Saint-Joseph News Press. October 3, 2021.
Editorial: Civic Arena All-in
The city of St. Joseph and Missouri Western State University must have done a good job hosting four previous NCAA Division II women’s basketball tournaments in that city – the last time in 2011 – as Civic Arena begins to run. show his age.
In a previous interview, the director of St. Joseph’s parks said diplomatically, “There are some things we could do to soften that up a bit to make it a little more inviting environment.
Translation: Entering this facility is like entering a bunker.
It hasn’t always been that way. The Civic Arena opened 41 years ago today, October 4, 1980, with a pre-season NBA basketball game. Other events in the building’s first six months included the Black Sabbath, Brenda Lee and Cheap Trick concerts (separate events), professional wrestling, Ice Madness, Royal Lipizzan Stallions, and Harlem Globetrotters.
These days seem as dated as the Walkman cassette players or the “CHiPs” episodes.
But the St. Joseph Civic Arena is receiving much-needed attention and public funding, ahead of another major NCAA basketball tournament in just 18 months in March 2023. The facility is expected to receive $ 1 million in the new tax. on the parks for a new scoreboard, basketball goals, digital scorer tables and seats.
In addition, the arena should receive $ 500,000 for new lighting, $ 400,000 for a roof and $ 220,000 for ground pits. It’s just tourist tax. City council also authorized $ 1 million in American Rescue Act funding for improvements.
All of this attention came after the city faced a choice as the Civic Arena entered the midlife crisis age. Either invest considerable funds in major renovations or build a brand new event center to anchor downtown.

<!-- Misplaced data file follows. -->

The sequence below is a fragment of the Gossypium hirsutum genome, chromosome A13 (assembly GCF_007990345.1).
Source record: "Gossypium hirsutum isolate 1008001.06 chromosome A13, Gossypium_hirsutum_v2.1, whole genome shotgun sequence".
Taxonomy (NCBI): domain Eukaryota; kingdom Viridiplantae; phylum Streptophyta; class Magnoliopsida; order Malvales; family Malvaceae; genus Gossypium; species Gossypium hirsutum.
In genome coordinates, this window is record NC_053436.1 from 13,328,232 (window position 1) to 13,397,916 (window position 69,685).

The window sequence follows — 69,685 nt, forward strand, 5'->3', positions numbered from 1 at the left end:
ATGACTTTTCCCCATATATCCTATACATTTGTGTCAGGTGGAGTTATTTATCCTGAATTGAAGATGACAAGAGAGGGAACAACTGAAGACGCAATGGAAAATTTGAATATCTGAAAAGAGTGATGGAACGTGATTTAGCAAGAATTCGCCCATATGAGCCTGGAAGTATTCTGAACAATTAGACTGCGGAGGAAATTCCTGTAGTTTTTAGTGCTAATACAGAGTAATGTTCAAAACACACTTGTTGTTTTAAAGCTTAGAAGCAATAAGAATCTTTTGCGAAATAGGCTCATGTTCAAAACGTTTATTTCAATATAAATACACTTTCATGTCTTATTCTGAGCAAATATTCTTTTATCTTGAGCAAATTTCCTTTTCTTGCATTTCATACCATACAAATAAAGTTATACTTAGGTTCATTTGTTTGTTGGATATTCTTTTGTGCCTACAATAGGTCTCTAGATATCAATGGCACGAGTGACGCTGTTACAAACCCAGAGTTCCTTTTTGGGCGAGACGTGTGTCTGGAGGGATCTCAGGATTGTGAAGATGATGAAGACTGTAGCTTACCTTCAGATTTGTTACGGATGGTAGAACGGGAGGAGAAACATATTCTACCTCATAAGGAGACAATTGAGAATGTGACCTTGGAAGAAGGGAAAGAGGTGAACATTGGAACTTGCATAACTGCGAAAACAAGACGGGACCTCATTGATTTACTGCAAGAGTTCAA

The allure of something new is always great, but our city fell in step with the old when it put local and federal tax dollars on the civic arena.
It was the right decision, the best use of limited resources, and a realistic assessment of the current downtown situation. The casino has shown no public interest in relocating and the Downtown Hotel looks like something “Escape from New York”, if you want to make another reference from the early 1980s.
And yet the Civic Arena, like anyone in their 40s, sometimes feels the sting of wandering ailments. People will see event centers in Sioux City, Iowa, or Independence, Missouri, and feel the allure of something more modern. They’ll say, “Why can’t we have this? “
We cannot have it because it is not what voters were promised during the election of the park tax. Additionally, other candidates had to accept a no for an answer when the city granted additional funding from the federal relief act.
Happy birthday, Civic Arena. We’re here for the long haul now.